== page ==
Aldershot's MP has said he stands "firmly and squarely" behind controversial comments regarding immigration that he made to a constituent.

Sir Gerald Howarth was reported to have said in an email that he believed Enoch Powell, the late author of a notoriously anti-immigration speech from 1968, was correct in his views.

Many of his constituents have benefited from immigration, with ex-Gurkhas and their families being allowed to settle in the UK in 2009 following a campaign led by Joanna Lumley.

Despite this, the MP this week told the News & Mail that he would continue to voice his thoughts on the issue and that it was "pretty disgraceful" to suggest that he should stop for fear of causing offence.

Despite his office having received some "pretty unpleasant calls from people without British accents" in the aftermath of his comments, he said: "Someone has got to stand up and say something.

"I work really hard to protect the constituency from Joanna Lumley's ill-conceived campaign. There are a large number of my constituents that are offended that their country has been changed in a way they have not been consulted on."

Powell's speech, delivered in Birmingham, warned of violence and "rivers of blood" if non-white immigrants were not deported.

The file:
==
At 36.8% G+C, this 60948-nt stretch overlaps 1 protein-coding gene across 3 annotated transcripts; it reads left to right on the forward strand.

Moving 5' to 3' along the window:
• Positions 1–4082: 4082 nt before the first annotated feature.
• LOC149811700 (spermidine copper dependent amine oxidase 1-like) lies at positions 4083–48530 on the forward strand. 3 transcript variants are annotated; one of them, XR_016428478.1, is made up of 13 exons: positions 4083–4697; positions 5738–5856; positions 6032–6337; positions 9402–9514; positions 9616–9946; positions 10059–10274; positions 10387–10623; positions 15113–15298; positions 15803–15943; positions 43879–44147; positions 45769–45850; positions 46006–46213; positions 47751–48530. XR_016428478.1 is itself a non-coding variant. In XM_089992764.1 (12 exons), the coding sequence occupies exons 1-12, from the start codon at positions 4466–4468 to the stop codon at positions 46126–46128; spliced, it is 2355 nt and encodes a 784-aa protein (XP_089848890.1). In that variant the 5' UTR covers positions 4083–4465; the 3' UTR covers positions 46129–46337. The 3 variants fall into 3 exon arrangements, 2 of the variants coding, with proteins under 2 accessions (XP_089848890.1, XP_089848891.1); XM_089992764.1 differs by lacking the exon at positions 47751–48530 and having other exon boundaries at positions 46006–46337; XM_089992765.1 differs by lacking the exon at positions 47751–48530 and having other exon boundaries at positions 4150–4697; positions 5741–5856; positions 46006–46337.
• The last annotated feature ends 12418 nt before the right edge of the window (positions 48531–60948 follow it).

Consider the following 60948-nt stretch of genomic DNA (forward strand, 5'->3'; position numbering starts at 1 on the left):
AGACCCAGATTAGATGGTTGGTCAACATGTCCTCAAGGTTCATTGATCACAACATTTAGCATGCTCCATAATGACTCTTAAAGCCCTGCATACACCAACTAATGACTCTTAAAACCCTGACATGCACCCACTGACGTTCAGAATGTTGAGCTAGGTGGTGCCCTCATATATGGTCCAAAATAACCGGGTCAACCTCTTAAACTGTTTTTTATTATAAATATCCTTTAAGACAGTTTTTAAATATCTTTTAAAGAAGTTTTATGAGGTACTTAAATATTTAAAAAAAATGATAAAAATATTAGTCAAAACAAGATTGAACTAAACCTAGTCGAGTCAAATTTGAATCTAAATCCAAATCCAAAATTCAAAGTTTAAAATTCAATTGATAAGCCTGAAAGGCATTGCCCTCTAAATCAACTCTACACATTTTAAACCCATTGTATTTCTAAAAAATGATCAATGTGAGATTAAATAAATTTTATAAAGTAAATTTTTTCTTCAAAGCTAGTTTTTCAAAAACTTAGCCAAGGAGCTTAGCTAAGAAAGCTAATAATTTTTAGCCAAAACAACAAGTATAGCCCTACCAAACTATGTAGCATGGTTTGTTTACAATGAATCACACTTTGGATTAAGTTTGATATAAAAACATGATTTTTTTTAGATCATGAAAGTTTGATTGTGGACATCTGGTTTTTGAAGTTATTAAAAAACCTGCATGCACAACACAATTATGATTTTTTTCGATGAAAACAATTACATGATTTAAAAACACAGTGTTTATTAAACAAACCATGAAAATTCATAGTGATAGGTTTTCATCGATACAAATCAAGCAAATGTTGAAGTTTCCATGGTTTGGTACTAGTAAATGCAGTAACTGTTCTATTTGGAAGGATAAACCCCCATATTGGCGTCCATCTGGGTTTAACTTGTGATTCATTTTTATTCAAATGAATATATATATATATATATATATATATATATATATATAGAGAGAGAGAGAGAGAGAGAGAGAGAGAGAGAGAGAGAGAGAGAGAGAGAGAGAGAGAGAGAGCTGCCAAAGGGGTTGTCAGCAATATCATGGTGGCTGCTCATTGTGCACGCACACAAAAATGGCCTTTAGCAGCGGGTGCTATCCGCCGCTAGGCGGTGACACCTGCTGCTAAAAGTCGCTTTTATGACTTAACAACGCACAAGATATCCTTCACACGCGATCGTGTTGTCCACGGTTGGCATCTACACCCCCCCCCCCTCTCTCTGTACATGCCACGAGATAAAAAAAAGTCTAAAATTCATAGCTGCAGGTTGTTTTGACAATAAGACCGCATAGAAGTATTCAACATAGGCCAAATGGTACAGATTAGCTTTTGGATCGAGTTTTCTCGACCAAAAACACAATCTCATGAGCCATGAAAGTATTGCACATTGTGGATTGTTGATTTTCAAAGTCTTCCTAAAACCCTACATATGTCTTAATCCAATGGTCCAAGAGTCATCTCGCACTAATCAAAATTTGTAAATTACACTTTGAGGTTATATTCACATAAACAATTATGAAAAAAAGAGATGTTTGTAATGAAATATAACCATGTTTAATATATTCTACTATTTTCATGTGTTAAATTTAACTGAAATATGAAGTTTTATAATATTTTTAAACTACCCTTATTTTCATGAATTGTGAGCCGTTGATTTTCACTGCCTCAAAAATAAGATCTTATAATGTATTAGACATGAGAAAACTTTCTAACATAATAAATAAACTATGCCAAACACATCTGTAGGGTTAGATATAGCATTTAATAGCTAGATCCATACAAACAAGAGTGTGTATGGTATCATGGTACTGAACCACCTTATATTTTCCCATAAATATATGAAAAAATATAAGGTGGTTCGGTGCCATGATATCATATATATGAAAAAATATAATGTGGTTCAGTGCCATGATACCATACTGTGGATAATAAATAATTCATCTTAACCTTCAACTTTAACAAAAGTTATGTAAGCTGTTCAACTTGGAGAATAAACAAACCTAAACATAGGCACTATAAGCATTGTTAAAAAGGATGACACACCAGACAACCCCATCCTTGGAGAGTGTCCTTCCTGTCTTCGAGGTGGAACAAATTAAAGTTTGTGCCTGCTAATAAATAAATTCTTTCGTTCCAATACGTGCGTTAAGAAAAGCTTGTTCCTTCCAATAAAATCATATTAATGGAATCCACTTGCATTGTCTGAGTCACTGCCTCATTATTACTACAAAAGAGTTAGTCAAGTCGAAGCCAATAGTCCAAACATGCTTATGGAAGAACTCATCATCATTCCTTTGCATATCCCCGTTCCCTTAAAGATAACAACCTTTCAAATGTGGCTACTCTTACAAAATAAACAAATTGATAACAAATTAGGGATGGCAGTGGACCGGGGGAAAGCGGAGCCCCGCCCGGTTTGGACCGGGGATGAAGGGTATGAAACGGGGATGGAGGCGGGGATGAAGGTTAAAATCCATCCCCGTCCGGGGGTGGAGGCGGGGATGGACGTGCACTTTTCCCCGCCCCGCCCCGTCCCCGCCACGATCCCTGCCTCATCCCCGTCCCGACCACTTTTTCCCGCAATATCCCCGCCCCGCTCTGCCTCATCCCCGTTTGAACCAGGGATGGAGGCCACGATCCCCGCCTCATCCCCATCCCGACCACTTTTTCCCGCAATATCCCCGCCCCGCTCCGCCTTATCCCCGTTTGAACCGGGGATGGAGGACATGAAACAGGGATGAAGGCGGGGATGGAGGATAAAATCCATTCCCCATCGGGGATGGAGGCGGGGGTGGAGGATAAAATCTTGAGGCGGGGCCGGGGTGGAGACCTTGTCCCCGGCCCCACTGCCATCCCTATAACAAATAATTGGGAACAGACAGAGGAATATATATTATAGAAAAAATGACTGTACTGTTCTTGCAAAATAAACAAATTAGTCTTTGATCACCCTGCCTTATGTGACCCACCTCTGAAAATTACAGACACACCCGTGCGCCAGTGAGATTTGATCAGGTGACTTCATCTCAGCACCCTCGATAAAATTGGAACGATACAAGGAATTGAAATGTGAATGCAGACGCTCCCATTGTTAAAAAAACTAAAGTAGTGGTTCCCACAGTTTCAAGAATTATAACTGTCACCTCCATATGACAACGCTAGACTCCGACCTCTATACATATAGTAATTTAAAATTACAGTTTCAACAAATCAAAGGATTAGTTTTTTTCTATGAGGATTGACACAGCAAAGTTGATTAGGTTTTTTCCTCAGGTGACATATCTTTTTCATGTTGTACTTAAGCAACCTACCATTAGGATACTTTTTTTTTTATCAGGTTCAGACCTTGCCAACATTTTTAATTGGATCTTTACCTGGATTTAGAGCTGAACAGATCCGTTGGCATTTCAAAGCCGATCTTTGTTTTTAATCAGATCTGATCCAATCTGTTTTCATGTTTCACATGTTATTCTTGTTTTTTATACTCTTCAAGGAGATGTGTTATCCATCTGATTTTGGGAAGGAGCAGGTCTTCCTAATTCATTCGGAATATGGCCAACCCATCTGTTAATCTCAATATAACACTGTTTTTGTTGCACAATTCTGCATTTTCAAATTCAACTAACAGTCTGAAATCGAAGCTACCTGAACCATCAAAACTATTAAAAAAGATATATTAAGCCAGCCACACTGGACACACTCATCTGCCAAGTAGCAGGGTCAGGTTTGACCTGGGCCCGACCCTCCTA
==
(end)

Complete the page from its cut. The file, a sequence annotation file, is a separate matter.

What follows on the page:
It has been described as a low point in race relations in the latter half of the 20th century, and Powell was immediately sacked from the Conservative shadow cabinet.

'Massive immigration concern'

Sir Gerald's leaked comments were regarding the recent revelations about the governing boards of schools in Birmingham being infiltrated by Islamic extremists - something he described as a "tragedy" and a "betrayal by the state".

Sir Gerald's constituency of Aldershot has one of the highest rates of immigrants in the UK. The 2011 Census showed that 7.8% of the population in Aldershot were Nepalese and 5.4% in Farnborough.

Last week it was revealed that net immigration into the UK had increased, despite government targets to reduce it.

The proportion of children born to foreign-born mothers in Rushmoor also rose from 27.5% to 29.1% from 2012 to 2013.

The rate is higher than in neighbouring local authorities Surrey Heath (21.5%), Hart (6.7%), Guildford (26.6%) and Waverley (17.7%).

Asked if he felt that representing constituents who may feel they are the subject of his condemnation meant he should tone down his comments, Sir Gerald said: "Most of them don't speak English so they wouldn't understand them anyway.

"I have excellent relations with the ex-Gurkha organisations. The young ex-Gurkhas are not the problem. The problem is the elderly who do not speak English and do not understand our customs. It's not fair on them. It's not in their interests that immigration should continue to be such a cause for concern.

"I stand firmly and squarely behind what I said. There is massive concern in the country about immigration.

"We've a crowded island. Look at the traffic jams everywhere and the demand for property.

"These are serious issues that deserve serious discussion."